Chronic pain is a constant battle, fought with accommodation and allowances born of acceptance of the situation, to try to keep the life you’ve created together, and as close to the same as you can. When that doesn’t work, you go to your second line of defense, which is trying to ignore the pain and do things anyway, followed by gritting your teeth and doing things anyway when every cell in your body is screaming no, and you can’t ignore the pain anymore. You try to stay positive, try to stay cheerful, but sometimes you just run out of coping strategies, and there’s nothing left but to sit on the edge of the bed you are having a hard time standing up from and cry because you’re exhausted, frustrated, and demoralized by losing so many of those skirmishes, despite all your efforts. And it is a different kind of pain to realize that you’re losing ground all the time. Chronic pain so often feels like a constant retreat, even if you still have the wherewithal to refuse complete surrender.

Chronic pain is losing yourself, too. It’s losing your identity as being all those things you do and share with the world, and even those things you do just for you. It keeps you from being there for others, too, because you don’t have anything left to give. I have not been the emotionally generous, funny, supportive, happy-go-lucky Kristie that I think most of my friends would recognize and have come to expect. I’ve been down a lot in recent months. I have a hard enough time getting through my days myself that I haven’t been nearly as supportive of others as has been my wont in the past, nor as patient. I have to pull in what energies I have just to keep it together, so people and things on the periphery of my life get cut loose entirely. Not that that’s necessarily a bad thing, because there are probably good reasons they’re on the periphery; it just might be surprising, to me and to them, that I’m so willing to let go now when I wasn’t before.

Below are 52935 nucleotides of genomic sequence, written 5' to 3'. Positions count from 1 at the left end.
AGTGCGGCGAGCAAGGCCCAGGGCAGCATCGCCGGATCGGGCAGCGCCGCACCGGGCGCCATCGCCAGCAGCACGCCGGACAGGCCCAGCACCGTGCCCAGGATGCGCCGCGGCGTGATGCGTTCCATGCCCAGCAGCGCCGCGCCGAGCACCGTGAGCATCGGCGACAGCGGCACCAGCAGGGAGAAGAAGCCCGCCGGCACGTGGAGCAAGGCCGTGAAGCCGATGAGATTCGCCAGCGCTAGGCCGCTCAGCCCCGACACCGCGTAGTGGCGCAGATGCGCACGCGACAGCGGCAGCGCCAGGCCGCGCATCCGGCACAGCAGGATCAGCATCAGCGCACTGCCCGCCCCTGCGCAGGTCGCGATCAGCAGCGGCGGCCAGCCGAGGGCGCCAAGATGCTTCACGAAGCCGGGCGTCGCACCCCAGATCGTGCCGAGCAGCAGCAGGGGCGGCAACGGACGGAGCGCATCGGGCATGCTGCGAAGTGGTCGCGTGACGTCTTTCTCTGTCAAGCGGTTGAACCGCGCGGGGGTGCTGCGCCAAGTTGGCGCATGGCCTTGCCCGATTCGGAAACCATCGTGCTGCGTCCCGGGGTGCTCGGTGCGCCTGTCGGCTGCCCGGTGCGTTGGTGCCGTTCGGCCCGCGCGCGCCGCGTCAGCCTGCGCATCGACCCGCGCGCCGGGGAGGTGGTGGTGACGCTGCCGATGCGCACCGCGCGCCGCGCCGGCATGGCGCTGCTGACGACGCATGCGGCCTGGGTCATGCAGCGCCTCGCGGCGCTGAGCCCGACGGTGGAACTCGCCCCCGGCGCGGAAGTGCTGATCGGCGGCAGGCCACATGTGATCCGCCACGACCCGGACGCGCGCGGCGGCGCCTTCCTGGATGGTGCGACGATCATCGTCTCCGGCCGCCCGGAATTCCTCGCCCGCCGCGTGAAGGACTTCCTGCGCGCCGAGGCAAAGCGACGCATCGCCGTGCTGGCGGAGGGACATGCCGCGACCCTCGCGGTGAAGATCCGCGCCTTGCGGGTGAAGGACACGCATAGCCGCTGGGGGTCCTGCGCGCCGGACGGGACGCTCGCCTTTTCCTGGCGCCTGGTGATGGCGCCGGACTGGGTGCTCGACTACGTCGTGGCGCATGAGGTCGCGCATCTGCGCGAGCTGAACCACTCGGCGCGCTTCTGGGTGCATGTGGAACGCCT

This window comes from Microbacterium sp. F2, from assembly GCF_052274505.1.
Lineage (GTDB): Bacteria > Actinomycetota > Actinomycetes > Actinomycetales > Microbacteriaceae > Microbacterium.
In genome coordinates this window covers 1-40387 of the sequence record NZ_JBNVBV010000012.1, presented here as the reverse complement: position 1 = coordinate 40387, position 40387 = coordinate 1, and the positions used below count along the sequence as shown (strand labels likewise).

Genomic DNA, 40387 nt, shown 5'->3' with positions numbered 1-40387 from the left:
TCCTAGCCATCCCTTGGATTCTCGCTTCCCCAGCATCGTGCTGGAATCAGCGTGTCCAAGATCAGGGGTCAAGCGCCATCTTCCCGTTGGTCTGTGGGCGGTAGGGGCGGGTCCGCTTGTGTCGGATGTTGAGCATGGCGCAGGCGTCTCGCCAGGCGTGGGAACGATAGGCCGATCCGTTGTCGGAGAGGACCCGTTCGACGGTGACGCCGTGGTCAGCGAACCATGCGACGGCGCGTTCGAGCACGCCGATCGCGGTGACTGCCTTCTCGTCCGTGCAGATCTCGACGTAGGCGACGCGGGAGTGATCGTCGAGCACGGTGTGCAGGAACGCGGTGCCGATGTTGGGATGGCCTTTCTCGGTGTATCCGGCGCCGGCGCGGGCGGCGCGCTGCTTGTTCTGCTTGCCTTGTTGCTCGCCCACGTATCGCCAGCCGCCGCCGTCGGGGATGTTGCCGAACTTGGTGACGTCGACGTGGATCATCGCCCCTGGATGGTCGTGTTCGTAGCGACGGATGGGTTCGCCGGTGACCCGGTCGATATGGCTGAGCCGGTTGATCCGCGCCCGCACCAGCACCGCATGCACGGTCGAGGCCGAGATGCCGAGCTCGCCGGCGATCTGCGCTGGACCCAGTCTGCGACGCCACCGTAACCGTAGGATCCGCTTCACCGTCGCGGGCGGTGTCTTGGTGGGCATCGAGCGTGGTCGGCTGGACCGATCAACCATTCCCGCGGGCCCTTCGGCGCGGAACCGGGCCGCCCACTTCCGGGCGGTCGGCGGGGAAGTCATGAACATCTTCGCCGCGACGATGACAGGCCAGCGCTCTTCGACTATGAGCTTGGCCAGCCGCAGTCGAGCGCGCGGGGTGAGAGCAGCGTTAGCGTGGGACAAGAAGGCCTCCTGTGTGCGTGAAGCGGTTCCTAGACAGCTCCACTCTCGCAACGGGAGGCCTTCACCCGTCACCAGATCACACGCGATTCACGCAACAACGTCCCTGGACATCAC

In an emergency, you make hard decisions about your priorities, and chronic pain is kind of like being in a chronic emergency, if you can imagine such a thing. If your body and your patience are only going to take you so far in a given day, and how far is forever an unknown (but definitely limited) quantity, you have to choose carefully where you’re going to go, how you’re going to spend your time, and with whom. You only have so many spoons. But making those choices changes you. Each one is a loss that is mourned to greater and lesser degree. As your life gets smaller, you start to feel pinched, hemmed in by who and what your body allows you to be, vs. who and what you were, or want to be. It’s hard not to resent that. It’s hard not to grow hardened, even as you realize that doing so means the pain wins. And you don’t want it to win, because it’s already taken so much from you. It’s funny how much physical pain can result in you getting locked inside your own head as you’re trying to navigate it all and make decisions for yourself that keep your soul vibrant and healthy even if your body isn’t.